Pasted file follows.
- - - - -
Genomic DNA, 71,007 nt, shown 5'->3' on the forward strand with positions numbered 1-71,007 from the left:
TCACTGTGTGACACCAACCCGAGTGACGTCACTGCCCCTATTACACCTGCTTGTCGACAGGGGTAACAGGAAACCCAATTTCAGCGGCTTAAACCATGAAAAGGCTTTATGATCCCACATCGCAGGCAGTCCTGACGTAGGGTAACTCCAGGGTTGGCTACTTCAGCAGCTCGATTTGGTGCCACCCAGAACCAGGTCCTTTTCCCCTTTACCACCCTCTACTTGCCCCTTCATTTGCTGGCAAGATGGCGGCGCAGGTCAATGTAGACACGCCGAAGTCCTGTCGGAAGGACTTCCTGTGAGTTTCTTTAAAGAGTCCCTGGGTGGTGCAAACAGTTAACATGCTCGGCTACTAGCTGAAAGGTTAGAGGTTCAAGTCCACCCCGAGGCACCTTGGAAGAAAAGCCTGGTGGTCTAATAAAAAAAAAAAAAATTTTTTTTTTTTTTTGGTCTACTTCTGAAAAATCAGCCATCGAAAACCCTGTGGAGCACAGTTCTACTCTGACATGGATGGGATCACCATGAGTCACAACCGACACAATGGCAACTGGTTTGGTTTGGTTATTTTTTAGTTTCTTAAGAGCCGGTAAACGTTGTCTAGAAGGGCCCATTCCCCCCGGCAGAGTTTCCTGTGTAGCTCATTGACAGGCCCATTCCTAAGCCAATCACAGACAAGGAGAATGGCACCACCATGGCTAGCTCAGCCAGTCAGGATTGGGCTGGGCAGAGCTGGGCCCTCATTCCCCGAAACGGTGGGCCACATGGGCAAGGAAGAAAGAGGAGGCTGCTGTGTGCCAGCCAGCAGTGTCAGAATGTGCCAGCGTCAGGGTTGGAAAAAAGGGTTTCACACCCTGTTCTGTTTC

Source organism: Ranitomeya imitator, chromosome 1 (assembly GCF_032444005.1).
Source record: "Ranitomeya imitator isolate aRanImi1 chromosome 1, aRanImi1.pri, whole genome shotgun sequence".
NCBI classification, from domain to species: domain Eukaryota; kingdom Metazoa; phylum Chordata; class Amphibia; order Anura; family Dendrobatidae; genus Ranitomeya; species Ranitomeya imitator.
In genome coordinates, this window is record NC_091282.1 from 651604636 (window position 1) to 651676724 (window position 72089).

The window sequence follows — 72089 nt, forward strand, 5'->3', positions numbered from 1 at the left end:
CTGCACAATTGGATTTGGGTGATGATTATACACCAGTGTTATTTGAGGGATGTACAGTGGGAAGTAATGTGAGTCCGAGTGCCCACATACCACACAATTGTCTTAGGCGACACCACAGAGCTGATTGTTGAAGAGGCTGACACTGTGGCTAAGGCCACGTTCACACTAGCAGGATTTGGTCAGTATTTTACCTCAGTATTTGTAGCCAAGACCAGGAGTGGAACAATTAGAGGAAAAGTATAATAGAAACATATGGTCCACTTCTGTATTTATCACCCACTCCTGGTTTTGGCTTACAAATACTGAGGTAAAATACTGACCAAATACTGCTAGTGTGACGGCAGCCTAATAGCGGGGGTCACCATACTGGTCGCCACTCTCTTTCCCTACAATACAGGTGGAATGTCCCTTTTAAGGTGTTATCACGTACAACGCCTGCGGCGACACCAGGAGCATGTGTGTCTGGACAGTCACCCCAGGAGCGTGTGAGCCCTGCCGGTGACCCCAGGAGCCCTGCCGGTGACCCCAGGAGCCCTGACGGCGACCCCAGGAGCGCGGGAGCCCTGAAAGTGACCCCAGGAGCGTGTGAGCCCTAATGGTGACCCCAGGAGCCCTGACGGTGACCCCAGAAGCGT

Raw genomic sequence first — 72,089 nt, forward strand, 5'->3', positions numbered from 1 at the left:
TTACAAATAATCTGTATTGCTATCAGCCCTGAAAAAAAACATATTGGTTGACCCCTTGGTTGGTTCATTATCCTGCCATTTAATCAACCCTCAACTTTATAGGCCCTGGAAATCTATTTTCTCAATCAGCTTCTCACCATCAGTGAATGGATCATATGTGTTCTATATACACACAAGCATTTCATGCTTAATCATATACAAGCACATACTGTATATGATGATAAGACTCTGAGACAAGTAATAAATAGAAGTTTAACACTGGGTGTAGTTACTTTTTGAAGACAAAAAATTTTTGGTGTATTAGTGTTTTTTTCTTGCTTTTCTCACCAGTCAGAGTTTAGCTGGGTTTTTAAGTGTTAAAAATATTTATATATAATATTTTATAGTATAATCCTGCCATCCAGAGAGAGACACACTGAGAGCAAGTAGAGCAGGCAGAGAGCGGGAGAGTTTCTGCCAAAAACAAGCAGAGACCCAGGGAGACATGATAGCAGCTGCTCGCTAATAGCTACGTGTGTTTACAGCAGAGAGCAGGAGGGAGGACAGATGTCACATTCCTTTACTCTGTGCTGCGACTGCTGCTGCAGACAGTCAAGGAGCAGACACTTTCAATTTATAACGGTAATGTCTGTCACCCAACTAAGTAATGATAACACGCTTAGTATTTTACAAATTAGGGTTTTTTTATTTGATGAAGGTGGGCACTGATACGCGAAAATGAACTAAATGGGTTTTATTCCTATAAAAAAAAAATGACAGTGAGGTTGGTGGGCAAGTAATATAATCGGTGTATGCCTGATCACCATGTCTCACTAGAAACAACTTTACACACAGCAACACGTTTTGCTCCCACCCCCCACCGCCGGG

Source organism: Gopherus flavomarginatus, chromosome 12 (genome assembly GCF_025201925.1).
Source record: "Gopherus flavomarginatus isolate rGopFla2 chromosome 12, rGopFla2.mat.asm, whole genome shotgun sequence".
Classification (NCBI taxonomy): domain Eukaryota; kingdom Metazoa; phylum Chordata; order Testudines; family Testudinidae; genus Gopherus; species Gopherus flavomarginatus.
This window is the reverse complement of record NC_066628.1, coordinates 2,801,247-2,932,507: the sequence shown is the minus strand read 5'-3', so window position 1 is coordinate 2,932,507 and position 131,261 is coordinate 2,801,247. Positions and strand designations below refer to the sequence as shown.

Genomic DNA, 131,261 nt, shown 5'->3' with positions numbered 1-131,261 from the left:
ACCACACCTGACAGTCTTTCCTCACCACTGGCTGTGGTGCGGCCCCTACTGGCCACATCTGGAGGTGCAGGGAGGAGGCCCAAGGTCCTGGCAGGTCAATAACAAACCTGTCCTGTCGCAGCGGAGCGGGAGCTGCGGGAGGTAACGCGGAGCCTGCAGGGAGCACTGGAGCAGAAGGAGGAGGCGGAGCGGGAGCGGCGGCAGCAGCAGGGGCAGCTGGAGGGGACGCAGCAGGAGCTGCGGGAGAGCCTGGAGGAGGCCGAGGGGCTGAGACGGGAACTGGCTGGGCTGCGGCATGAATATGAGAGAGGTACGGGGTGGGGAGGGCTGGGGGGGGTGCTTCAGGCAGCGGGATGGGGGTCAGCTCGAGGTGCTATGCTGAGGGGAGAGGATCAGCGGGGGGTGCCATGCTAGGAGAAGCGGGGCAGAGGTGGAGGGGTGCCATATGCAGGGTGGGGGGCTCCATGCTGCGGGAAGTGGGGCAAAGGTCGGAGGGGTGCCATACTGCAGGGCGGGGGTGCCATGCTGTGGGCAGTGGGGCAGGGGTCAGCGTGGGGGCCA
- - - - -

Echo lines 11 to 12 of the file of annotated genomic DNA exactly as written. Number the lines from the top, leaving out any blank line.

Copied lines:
Source organism: Gopherus flavomarginatus, chromosome 12 (genome assembly GCF_025201925.1).
Source record: "Gopherus flavomarginatus isolate rGopFla2 chromosome 12, rGopFla2.mat.asm, whole genome shotgun sequence".